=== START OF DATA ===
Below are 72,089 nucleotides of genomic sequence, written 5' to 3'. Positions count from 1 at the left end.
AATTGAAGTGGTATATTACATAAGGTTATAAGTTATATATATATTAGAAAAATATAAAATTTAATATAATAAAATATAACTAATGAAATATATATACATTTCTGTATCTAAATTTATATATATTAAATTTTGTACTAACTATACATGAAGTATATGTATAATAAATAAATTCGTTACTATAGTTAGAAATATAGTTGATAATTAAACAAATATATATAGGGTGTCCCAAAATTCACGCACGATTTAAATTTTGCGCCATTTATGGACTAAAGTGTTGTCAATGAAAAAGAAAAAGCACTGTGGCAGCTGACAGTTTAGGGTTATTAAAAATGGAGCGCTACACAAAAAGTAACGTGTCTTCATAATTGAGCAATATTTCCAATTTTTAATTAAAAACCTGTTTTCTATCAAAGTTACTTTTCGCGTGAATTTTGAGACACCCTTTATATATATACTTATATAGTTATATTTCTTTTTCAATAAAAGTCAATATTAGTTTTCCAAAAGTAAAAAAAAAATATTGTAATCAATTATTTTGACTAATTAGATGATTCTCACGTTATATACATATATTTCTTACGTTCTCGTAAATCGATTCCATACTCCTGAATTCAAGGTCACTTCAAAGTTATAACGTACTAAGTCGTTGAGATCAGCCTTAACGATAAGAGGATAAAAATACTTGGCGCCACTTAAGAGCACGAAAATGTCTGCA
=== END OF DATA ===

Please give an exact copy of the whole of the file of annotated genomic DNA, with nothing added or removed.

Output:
Below are 72,089 nucleotides of genomic sequence, written 5' to 3'. Positions count from 1 at the left end.
AATTGAAGTGGTATATTACATAAGGTTATAAGTTATATATATATTAGAAAAATATAAAATTTAATATAATAAAATATAACTAATGAAATATATATACATTTCTGTATCTAAATTTATATATATTAAATTTTGTACTAACTATACATGAAGTATATGTATAATAAATAAATTCGTTACTATAGTTAGAAATATAGTTGATAATTAAACAAATATATATAGGGTGTCCCAAAATTCACGCACGATTTAAATTTTGCGCCATTTATGGACTAAAGTGTTGTCAATGAAAAAGAAAAAGCACTGTGGCAGCTGACAGTTTAGGGTTATTAAAAATGGAGCGCTACACAAAAAGTAACGTGTCTTCATAATTGAGCAATATTTCCAATTTTTAATTAAAAACCTGTTTTCTATCAAAGTTACTTTTCGCGTGAATTTTGAGACACCCTTTATATATATACTTATATAGTTATATTTCTTTTTCAATAAAAGTCAATATTAGTTTTCCAAAAGTAAAAAAAAAATATTGTAATCAATTATTTTGACTAATTAGATGATTCTCACGTTATATACATATATTTCTTACGTTCTCGTAAATCGATTCCATACTCCTGAATTCAAGGTCACTTCAAAGTTATAACGTACTAAGTCGTTGAGATCAGCCTTAACGATAAGAGGATAAAAATACTTGGCGCCACTTAAGAGCACGAAAATGTCTGCA